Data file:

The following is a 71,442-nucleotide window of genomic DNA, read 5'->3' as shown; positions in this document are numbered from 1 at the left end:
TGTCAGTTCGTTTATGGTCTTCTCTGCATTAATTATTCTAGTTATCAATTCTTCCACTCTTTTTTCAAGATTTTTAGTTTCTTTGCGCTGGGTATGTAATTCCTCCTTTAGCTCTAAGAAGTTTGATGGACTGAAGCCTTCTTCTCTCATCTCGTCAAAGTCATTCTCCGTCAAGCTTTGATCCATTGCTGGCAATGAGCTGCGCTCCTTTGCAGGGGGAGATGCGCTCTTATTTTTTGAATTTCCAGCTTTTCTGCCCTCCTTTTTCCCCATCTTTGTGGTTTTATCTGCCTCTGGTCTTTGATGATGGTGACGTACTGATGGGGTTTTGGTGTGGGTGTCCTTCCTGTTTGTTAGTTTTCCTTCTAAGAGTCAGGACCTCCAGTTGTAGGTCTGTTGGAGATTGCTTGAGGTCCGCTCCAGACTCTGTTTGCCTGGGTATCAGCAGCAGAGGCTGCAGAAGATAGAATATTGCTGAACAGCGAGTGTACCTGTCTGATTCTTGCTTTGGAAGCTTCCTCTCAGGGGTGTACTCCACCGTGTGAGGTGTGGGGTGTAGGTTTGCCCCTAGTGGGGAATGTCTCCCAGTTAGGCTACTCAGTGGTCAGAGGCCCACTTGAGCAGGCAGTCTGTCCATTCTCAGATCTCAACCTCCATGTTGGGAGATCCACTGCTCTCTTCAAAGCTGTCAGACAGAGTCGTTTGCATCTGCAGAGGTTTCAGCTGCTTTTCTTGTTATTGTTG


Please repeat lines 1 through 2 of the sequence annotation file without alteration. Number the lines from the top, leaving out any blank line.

The following is a 71,442-nucleotide window of genomic DNA, read 5'->3' as shown; positions in this document are numbered from 1 at the left end:
TGTCAGTTCGTTTATGGTCTTCTCTGCATTAATTATTCTAGTTATCAATTCTTCCACTCTTTTTTCAAGATTTTTAGTTTCTTTGCGCTGGGTATGTAATTCCTCCTTTAGCTCTAAGAAGTTTGATGGACTGAAGCCTTCTTCTCTCATCTCGTCAAAGTCATTCTCCGTCAAGCTTTGATCCATTGCTGGCAATGAGCTGCGCTCCTTTGCAGGGGGAGATGCGCTCTTATTTTTTGAATTTCCAGCTTTTCTGCCCTCCTTTTTCCCCATCTTTGTGGTTTTATCTGCCTCTGGTCTTTGATGATGGTGACGTACTGATGGGGTTTTGGTGTGGGTGTCCTTCCTGTTTGTTAGTTTTCCTTCTAAGAGTCAGGACCTCCAGTTGTAGGTCTGTTGGAGATTGCTTGAGGTCCGCTCCAGACTCTGTTTGCCTGGGTATCAGCAGCAGAGGCTGCAGAAGATAGAATATTGCTGAACAGCGAGTGTACCTGTCTGATTCTTGCTTTGGAAGCTTCCTCTCAGGGGTGTACTCCACCGTGTGAGGTGTGGGGTGTAGGTTTGCCCCTAGTGGGGAATGTCTCCCAGTTAGGCTACTCAGTGGTCAGAGGCCCACTTGAGCAGGCAGTCTGTCCATTCTCAGATCTCAACCTCCATGTTGGGAGATCCACTGCTCTCTTCAAAGCTGTCAGACAGAGTCGTTTGCATCTGCAGAGGTTTCAGCTGCTTTTCTTGTTATTGTTG